I had that dialogue with myself more than I care to recall. Over and over again I had to deprogram my thinking, my feelings and counter the insensitive questions that came my way.

So I made two decisions in the early Spring/ late Winter of 2001.

The first was to buy my own place because I’m a grown woman with a job and waiting or a man to provide me with a mortgage was stupid. I started looking, found a place I fell in love with in Brooklyn and my sister and I bought it. . . not that quickly (another story) but we did that year.

The second was to date anyone that asked me out. Why did that have to be a decision? Because up till then, marriage potential men were always black in my mind.

So, out loud I said: “I’d rather be in love than alone. So, I will date, with an open mind and heart, anyone who ventures to ask me out.” An intelligent black woman is intimidating to some. I was her. So if a man asked me out, he was at least worth a drink.

I must have done a good job of deprogramming because about two weeks later I went on a pseudo-date (that’s what I called it) with a 6’3 white guy that I’d worked with for a year. We had a great time and we now have a house, two babies and a minivan.

Deprogramming is a bitch. There are so many messages we get along the way that we have to question over an over again so we can get to the person we are truly meant to be.

When I talk to my kids I don’t put expectations on them of what they’ll do in life. I simply expect them to be great humans. Message delivery is so important when shaping young minds. . . so love your girls, allow them to be exactly who they are going to be without the expectation that they need to have a man to be anything.

What’s your deprogramming story? I’m here to listen. . . comment below. 🙂

My worst mother daughter conversation to date

My daughter is five. She’s a bright, inquisitive and observant child, which sometimes leaves my husband and me at a loss for words.

Which is why this mother daughter conversation was a bitch.

It was the afternoon of November 9, 2016 and I was picking my kids up from my mom’s house after a long day at work. They were ready to go home and I was ready to be home, but I stopped in to say hello to my parents and thank them for their help.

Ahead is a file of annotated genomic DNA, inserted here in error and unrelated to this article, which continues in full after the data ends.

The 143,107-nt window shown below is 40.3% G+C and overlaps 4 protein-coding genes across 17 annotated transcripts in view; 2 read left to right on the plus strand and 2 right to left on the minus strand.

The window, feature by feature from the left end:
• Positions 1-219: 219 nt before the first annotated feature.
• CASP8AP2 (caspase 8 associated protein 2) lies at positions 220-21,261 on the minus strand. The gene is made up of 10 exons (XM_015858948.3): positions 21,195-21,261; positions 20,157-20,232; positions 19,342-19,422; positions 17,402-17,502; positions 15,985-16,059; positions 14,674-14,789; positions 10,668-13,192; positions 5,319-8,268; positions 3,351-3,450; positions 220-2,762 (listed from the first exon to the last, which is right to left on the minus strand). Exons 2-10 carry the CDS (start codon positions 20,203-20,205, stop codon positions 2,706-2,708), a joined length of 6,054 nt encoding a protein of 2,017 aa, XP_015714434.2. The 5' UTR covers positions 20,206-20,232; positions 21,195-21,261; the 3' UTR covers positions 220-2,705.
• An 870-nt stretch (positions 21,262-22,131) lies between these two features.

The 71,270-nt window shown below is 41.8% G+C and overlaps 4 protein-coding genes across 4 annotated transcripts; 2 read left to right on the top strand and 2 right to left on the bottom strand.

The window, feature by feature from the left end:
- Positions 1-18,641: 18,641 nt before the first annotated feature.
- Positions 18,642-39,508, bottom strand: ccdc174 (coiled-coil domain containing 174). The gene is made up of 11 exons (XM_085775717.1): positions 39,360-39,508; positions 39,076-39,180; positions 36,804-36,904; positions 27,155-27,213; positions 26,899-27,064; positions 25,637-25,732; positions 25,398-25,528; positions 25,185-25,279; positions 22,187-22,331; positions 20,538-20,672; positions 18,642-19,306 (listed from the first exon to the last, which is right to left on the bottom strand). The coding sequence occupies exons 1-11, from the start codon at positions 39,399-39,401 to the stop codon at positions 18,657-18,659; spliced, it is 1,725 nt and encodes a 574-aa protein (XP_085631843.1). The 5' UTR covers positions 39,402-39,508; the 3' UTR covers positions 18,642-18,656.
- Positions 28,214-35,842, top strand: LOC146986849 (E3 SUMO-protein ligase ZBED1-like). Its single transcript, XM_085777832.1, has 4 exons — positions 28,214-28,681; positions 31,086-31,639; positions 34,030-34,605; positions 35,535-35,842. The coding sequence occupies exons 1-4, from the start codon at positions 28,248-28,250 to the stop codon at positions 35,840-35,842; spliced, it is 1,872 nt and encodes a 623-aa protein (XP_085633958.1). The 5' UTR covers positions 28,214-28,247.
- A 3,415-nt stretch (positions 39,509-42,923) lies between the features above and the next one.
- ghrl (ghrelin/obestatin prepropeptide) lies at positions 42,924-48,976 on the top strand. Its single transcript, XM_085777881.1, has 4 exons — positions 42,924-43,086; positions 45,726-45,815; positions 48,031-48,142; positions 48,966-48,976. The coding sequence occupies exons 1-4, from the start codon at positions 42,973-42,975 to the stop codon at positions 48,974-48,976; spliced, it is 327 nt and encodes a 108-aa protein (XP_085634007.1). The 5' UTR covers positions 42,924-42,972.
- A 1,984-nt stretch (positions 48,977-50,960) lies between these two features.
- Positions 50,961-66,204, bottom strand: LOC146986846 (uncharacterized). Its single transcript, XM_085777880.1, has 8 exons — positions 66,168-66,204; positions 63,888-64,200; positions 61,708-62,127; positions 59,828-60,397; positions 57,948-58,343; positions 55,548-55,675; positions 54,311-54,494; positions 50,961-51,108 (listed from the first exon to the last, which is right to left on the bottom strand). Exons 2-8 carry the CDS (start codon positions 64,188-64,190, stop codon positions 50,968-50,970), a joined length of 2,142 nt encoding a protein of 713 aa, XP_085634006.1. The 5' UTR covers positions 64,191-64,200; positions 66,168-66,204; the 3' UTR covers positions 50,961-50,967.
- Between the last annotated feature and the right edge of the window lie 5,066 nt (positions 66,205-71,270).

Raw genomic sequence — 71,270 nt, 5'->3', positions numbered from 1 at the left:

My Worst Mother Daughter Conversation To Date | Sedruola Maruska

When I went to greet my mother, we went through the regular niceties then she told me about a conversation she had with my daughter. Now, my mom is extremely proud of my baby girl. She recognizes her “genius” and always tells me stories from the home front. This time was different.

The TV was on and of course the news was streaming that a new person had been elected President. My children were familiar with  and emotional about what was happening.

Now, before you shut down or leave because you think you know where this is going, give me a moment, it’s not going where you may think…

My mom said that she asked my daughter if she knew what was happening. My daughter answered yes.

Grandma: Do you know we have a new president?
Granddaughter: Yes.
Grandma: Do you know who it is?
Granddaughter: Yes, Donald Trump.
Grandma: What do you think about that?
Granddaughter: I don’t like him.
Grandma: Why not?
Granddaughter: He’s not nice, he says mean things, he’s black.
Grandma: Oh, you don’t like black?
Granddaughter: No.
Grandma: You know that your mom is black. I’m black & Papa is black?
Granddaughter: No you’re not, you’re like me.


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My mom, needless to say, was concerned over this exchange. This is a smart girl and she doesn’t know that her mom and family members are black? She doesn’t know that the newly elected President is not black? Say it ain’t so…

After getting that information on what had already been a trying day, I didn’t have the presence of mind to give a good response to my mom. I also didn’t have the thoughts or words to bring this forth with my daughter. But, it was there, in the background like a song that you really wish you’d never heard, nagging at me.